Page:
Sea Chest just inside the house

Because the staff didn't have to worry so much about the security of the artifacts, they were mainly stationed about the open area of the fort complex. I found them to be very knowledgeable about their period, and always willing to admit what they did not know. In each case this happened (we always end up asking some pretty obscure questions), the staff member referred us to who else would be best able to answer. In two cases we had someone dragged off to find us latter to supply information. After asking a technical question in the historic area, we had someone come to find us in the gallery, over and hour latter. The fellow was just off work, and had come looking for us on his own time! Needless to say I was very impressed.

Only one of the ships, the Susan Constant, which is largest of the three, was open to the public the day we were there. All of the ships are working vessels, and are actually taken out under sail on the weekends. In contrast to the realistic grime of the fort, I found below decks a bit too clean and tidy. (This is nit-picking, safety and traffic flow demands this.) Again I found the staff willing to discuss not only individual items and their implications, but how the artifacts were being interpreted.

Playing the 'Female Sailor Boy'

I found that the presentation of the Powhatan village did not work as well as the other two areas. This was mainly because there were only two interpreters stationed here, both at outside tasks, somewhat removed from the buildings. This seemed to make the houses themselves more like static exhibits with no explanation. To be fair, it was about lunch time, and I'm sure if there was a question concerning a building the staff would have gone over to answer it. Another slight problem here was how obviously 'white' the staff representing the Native people where. They were quite sensitive to this issue, and apparently the museum works quite closely with the local tribal council to ensure accuracy in the presentation. One thing I did like was the way this area was dressed with 'garbage', tossed piles of bones, broken pots, corn cobs, etc.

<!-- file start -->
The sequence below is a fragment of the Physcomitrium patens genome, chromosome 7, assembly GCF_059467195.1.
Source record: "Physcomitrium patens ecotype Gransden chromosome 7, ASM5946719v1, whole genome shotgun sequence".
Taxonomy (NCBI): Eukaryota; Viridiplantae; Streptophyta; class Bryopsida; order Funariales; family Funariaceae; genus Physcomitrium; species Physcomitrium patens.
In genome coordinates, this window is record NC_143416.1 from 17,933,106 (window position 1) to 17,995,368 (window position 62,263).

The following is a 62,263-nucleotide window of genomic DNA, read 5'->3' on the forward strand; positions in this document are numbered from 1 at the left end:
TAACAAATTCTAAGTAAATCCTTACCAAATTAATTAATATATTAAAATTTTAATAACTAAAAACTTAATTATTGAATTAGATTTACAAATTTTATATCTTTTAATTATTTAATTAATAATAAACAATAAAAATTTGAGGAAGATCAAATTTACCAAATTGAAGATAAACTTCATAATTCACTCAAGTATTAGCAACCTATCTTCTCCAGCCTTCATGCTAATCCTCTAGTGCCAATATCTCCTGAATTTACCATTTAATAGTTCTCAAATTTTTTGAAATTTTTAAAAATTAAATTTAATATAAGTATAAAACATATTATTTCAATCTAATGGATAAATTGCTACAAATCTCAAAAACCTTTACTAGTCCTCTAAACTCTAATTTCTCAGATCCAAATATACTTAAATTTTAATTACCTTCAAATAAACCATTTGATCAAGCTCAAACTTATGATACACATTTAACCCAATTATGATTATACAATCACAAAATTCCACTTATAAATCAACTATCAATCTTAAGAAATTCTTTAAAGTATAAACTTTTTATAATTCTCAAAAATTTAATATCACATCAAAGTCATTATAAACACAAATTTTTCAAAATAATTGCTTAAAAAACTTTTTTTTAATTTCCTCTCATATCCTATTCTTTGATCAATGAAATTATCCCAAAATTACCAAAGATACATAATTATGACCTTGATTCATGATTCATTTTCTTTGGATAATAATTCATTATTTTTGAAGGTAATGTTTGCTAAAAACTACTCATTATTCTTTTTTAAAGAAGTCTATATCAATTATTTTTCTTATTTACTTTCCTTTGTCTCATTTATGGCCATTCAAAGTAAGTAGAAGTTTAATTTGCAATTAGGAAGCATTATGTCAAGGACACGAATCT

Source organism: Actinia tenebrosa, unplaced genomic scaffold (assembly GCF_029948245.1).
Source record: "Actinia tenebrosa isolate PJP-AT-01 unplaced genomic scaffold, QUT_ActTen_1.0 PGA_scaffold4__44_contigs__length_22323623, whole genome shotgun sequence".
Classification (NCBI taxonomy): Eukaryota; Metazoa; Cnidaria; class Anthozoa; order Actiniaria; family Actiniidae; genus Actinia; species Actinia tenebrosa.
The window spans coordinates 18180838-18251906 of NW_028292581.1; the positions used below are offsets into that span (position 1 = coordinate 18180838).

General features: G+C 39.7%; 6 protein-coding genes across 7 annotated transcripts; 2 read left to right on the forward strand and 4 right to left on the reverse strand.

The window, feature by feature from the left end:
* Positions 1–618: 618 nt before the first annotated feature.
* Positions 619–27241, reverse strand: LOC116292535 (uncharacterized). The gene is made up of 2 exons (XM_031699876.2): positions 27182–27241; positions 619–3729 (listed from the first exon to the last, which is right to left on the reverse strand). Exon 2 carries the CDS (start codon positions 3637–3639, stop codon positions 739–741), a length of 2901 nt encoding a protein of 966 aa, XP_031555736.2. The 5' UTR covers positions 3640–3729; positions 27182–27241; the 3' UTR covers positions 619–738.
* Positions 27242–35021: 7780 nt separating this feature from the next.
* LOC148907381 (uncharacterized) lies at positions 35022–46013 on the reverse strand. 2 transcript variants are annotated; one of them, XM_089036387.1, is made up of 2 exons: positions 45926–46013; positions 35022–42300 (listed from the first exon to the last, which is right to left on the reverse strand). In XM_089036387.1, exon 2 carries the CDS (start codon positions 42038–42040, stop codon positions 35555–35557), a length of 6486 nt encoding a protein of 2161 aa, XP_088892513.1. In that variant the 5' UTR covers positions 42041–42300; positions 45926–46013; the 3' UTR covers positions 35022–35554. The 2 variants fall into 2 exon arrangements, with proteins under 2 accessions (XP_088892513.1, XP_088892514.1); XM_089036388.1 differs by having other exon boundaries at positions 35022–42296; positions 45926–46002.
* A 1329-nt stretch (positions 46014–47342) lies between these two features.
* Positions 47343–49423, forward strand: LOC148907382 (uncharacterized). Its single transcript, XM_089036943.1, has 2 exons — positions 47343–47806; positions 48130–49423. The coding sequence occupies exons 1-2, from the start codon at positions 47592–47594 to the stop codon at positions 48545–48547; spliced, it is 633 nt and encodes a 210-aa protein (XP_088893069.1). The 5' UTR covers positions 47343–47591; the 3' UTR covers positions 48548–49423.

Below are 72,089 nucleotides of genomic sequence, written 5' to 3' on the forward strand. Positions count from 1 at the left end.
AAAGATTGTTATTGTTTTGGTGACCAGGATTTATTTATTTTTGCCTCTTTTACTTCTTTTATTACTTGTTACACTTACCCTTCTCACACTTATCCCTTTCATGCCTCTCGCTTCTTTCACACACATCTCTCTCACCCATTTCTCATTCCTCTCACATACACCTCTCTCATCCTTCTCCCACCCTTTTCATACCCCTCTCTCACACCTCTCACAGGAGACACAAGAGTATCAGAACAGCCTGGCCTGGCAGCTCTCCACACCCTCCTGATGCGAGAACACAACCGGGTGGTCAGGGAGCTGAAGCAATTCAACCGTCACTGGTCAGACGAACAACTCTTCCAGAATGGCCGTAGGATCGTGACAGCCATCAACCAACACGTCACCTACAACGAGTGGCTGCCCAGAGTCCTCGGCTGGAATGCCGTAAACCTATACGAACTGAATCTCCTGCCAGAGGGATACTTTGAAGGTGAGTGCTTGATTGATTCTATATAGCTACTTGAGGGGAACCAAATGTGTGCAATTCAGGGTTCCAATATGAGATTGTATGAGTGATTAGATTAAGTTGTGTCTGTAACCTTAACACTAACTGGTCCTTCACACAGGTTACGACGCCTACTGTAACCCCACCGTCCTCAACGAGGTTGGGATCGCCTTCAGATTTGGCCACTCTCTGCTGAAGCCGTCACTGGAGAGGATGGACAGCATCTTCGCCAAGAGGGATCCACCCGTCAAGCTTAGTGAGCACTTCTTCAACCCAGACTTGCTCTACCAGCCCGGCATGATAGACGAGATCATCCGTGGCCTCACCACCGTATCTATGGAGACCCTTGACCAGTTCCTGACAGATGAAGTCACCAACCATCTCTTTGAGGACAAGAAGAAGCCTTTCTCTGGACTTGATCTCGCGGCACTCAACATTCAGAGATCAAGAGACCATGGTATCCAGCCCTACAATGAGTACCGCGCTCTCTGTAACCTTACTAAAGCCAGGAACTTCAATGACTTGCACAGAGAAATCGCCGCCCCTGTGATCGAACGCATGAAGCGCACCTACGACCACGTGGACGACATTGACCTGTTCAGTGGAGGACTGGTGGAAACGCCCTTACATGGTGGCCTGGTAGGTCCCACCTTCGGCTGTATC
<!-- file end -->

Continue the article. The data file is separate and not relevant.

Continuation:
The interpretive style used in the complex is third person - "They did this...". I felt that considering the detail of artifact and costuming, that the use of a first person point of view would have worked better. Sometimes the modern references in conversations were a bit jarring. As well the staff were using an approach that directed them to stop working when talking. With a lot of visitors to the site, this meant a lot of talk and very little physical demonstration. Both of these interpretive techniques are somewhat set by the requirements of the average visitor to any site, which in the USA have to be very generous.

Inside the Powhatan Village


In general, I would say that Jamestown Settlement is a historic site well worth visiting. The physical presentation, especially in the James Fort, has a very realistic feel to it. The staff is well trained and extremely helpful. Although it is clearly an American location, it offers clear insights into the culture of England in the early 1600's.

Jamestown Settlement is located 12 miles south of Williamsburg Virginia, just off route 31. The site is open 9 to 5 daily, year round.

Hard at work...

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All text and photographs © 1997, Darrell Markewitz - the Wareham Forge